Column: Suddenly, everyone’s a TV critic. Here are some tips for your binge from an old pro
I mean, think about it. Virtually every event space in America has been closed, which means no new movies, no new music, no new exhibits, no live events. Obviously, our first thought should be with the many people who are losing their jobs, especially lower-wage and freelance workers.
But Charlie’s tweet revealed another ghastly, and mercifully comical, aspect to this whole mess — all those closures means a lot of displaced critics. Many of whom, forced into self-isolation, may be watching television for The Very First Time. And will, no doubt, have many, many things to say.
This could be a very good or a very bad thing. If all these unmoored opinionistas take it upon themselves to write wide-eyed journeys of discovery (“my goodness, there is a lot of television, isn’t there? And some of it is not very good”) like so many New York Times reporters exploring Los Angeles as if were the Lost City of Z, it will be very annoying to everyone, especially television critics.
We polled more than 40 TV critics and journalists, inside and outside The Times, on the best TV show to binge while stuck at home.
And if non-TV-critic-critics attempt to re-review shows, there could be blood in the streets.
It’s one thing if, say, an architecture critic wants to weigh in on how design shapes story, or a music critic has a go at soundtracks, but the last thing anyone needs is some film critic “discovering” “The Wire” (why is it always “The Wire?” There are other great shows!) or, heaven forbid, reconsidering “Lost.”
I was 17 years old when “Lost” ended. I never dreamed it would be a bigger part of my life now than it was then.
Especially when there is so much new television that has gone, by necessity, un-reviewed, so many TV critics who are just plain exhausted.
I am no longer a television critic, though I played one for 13 years, but I can’t help thinking that this is a terrific time for a little critical repurposing. If everyone is going to become a TV critic, let’s stay away from the shows that have been reviewed already, and have a look at those that have not.
I’m sure our TV editor would be happy to make a few assignments.
Television critics are actually among the fortunate few who are not experiencing a huge disruption in their daily lives. Self-isolating in front of the television is pretty much the job description.
In fact, probably only women forced into extended periods of bed rest during pregnancy and heavy-duty gamers are better prepared for this period of society-protecting lockdown. (A video-game scholar, who studied the actual effects of video games on the brain, once told me that while she feared her subjects would not be able to remain in the MRI machine long enough to get substantive readings, she was pleasantly surprised. They could play, without moving, for hours.)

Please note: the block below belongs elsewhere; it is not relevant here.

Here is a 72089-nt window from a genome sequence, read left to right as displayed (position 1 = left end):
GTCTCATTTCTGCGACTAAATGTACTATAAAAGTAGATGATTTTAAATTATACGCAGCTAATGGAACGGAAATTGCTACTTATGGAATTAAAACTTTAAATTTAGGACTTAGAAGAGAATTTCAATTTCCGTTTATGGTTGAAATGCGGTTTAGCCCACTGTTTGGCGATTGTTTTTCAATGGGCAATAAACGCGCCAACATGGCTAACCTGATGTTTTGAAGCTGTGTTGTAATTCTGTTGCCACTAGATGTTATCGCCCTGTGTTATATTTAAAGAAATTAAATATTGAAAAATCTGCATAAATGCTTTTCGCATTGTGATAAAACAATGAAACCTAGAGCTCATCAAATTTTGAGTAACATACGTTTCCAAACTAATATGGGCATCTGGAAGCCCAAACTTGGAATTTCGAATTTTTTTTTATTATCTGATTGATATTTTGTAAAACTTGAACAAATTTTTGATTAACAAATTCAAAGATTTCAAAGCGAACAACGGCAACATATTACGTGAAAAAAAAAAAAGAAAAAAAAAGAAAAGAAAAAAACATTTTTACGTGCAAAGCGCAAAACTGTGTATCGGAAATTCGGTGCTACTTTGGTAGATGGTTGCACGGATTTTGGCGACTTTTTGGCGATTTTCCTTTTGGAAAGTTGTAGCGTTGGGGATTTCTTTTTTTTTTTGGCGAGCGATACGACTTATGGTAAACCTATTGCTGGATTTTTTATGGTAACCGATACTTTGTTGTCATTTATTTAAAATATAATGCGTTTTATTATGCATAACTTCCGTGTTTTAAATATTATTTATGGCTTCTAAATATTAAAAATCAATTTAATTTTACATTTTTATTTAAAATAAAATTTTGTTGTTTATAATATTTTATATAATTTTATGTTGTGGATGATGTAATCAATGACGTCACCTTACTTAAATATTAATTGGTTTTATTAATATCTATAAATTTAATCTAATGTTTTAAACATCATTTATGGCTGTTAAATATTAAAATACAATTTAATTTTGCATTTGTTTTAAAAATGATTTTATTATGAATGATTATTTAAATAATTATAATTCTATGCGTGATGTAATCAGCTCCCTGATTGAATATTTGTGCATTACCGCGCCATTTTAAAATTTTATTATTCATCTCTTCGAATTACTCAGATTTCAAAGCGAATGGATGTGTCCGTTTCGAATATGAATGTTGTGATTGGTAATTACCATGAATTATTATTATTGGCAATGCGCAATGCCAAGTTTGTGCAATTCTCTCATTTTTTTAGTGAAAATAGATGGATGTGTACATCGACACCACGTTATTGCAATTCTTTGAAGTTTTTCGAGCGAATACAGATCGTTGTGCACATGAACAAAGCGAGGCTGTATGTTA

Social distancing doesn’t mean not being social. These games, an inherently social medium, can help you stay calm and keep in touch with other people.
I haven’t been a TV critic for three years now, but in recent days, it’s all come flooding back — the fanny fatigue, the lower back-ache, the Mandy Patinkin crush, the creeping certainty that the headache I’ve gotten from watching television for four hours is actually a brain tumor. (During the heyday of “House” and “Grey’s Anatomy,” I developed perpetual hypochondria.)
On the other hand, a season or two of “The Walking Dead,” or the new “War of the Worlds” does help put things in some perspective (and “War of the Worlds” could certainly use a few more reviews).
From ‘Storybots’ to ‘Octonauts,’ we round up a dozen TV shows that will keep your kids occupied — without making you pull your hair out in the process.
For those just entering the lifestyle, a few suggestions: Take a break every three hours, and every time you see that “next episode” countdown, do some squats or sit-ups. Try to multi-task, but if you’re going to offer your opinion on what you’re watching, confine those tasks to something non-distracting, such as folding laundry or sorting everyone’s sock drawer. (When I stopped being a TV critic, my children couldn’t understand why they suddenly had no matched socks.) And if you are going to snack, put the snacks in a bowl — if you bring the whole bag or carton in, you’re done for.
Also, give the leggings and sweats a rest once in a while: Nothing tells you you’ve been watching TV for too long like a buttoned waistband.
For the record, I’m not trying to make light of the unprecedented event we are all experiencing, the impact of which we honestly cannot imagine — I’m just trying to find a little humor in it. Because if we lose our sense of humor, a bad situation is only going to get worse.
Now, if you’ll excuse me, there a couple of seasons of “Outlander” I may want to write about.
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